In preparation for President Obama’s visit to Ghana, the official White House release points out “The President and Mrs. Obama look forward to strengthening the U.S. relationship with one of our most trusted partners in sub-Saharan Africa, and to highlighting the critical role that sound governance and civil society play in promoting lasting development.
The significance of the visit is huge and multi-layered, especially with regards to promoting an agenda for women’s rights. Not only is this Obama’s first trip to the African continent in his new role, it is also the first time the US has had a president of African descent to visit the continent! Additionally, President Obama has emphasized to the world community that he wants to partner with other nations, rather than dominate. For Ghana, this visit is recognition of the country’s historic and current role as a beacon of democracy on the African continent. Indeed, Ghana has a long history as a trailblazer. When it gained independence from Britain in 1957, it was the first sub-Saharan African country to break free of colonial rule. In recent times, it has played a critical role in negotiating for peace in countries such as Liberia and Ivory Coast, and has set the example for holding peaceful elections in the wake of post-election violence in Kenya, Togo, Nigeria, Zimbabwe, and Ivory Coast. In West Africa, Ghana is considered a safe haven and offers a progressive environment. This history is what makes Ghana a welcome home for a number of progressive organizations with continent-wide influence, such as the African Women’s Development Fund (AWDF), one of the leading grantmaking foundations focused on promoting the rights of women in Africa.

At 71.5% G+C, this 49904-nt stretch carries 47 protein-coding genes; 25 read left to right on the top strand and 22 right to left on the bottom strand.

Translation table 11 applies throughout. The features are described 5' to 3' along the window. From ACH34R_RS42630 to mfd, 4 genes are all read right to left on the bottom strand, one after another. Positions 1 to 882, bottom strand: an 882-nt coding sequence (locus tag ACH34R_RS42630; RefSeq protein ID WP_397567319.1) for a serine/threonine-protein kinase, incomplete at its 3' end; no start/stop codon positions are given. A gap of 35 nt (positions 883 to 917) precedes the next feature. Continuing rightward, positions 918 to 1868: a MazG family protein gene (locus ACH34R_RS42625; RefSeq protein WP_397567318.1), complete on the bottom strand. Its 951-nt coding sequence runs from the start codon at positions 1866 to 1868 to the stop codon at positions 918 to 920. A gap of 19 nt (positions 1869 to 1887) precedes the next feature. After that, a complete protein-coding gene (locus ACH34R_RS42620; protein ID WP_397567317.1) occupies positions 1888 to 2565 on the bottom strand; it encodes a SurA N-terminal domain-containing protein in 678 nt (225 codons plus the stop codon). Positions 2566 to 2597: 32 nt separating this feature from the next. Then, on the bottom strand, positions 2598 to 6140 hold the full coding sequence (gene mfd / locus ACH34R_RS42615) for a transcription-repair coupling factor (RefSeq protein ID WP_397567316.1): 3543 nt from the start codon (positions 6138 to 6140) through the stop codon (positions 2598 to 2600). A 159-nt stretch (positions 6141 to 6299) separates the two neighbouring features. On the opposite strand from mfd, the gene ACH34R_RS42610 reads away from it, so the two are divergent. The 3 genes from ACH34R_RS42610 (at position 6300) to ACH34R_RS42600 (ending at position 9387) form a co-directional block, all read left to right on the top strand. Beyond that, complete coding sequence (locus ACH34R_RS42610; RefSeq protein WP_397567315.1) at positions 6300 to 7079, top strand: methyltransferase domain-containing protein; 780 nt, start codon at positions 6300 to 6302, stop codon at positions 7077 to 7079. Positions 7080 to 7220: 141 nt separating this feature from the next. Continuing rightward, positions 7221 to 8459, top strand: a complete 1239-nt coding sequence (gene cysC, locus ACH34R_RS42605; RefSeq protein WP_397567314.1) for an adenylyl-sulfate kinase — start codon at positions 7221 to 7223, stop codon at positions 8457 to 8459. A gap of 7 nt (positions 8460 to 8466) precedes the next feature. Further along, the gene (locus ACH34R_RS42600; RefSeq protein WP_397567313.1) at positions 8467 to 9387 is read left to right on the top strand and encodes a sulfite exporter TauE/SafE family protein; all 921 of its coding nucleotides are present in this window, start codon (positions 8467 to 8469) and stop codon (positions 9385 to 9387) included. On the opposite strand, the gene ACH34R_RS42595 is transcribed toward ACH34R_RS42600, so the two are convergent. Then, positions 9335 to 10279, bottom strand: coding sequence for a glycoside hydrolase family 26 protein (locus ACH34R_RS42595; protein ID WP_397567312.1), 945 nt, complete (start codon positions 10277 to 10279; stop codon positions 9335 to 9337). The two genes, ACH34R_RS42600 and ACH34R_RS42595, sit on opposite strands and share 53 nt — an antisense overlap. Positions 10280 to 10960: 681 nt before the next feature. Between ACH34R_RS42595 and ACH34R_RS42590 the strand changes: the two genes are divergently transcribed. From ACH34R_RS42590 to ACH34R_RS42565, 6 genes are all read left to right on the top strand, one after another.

While the country can be applauded for its role as a leader of democracy, it remains a difficult environment for the realization of women’s rights. Cultural and societal norms oblige women to maintain deeply-rooted traditional practices that sometimes adversely impact their rights and health, and public debates sometimes ridicule and trivialize women’s efforts to push for their rights. It was only in 2007 that Ghana passed its first ever Domestic Violence Bill after women’s rights activists navigated around several political roadblocks that opposed the passage of such a meaningful bill. Even with their immense contributions in social, economic, and political spheres, too many women are systematically excluded from decision-making in their communities and homes, are subject to a range of harmful traditional practices including female genital mutilation and ritual servitude also known as “Trokosi”, and continue to lag behind men in education.
Prior to his visit, Obama said that "I think it's very important for African leadership to take responsibility and be held accountable." Obama’s visit offers an unprecedented opportunity for Ghana to step up and show leadership by speaking out against women’s rights violations and abuse across the continent. President Obama has publicly declared support of women’s human rights, and women’s organizations in the US are calling upon him to live up to his rhetoric and promises. So should trusted partners. At this historic moment, this is an opportunity for Ghana and the US to join hands and hold one another accountable for advancing women’s rights. The women are watching.
Resource: Read a blog by the African Women's Development Fund on President Obama's visit to Ghana.
Maame Aba Yelbert-Obeng is Program Associate for Sub-Saharan Africa at the Global Fund for Women. Photo courtesy Suhuyini Women Education and Empowerment for Development Association, a GFW grantee in Ghana.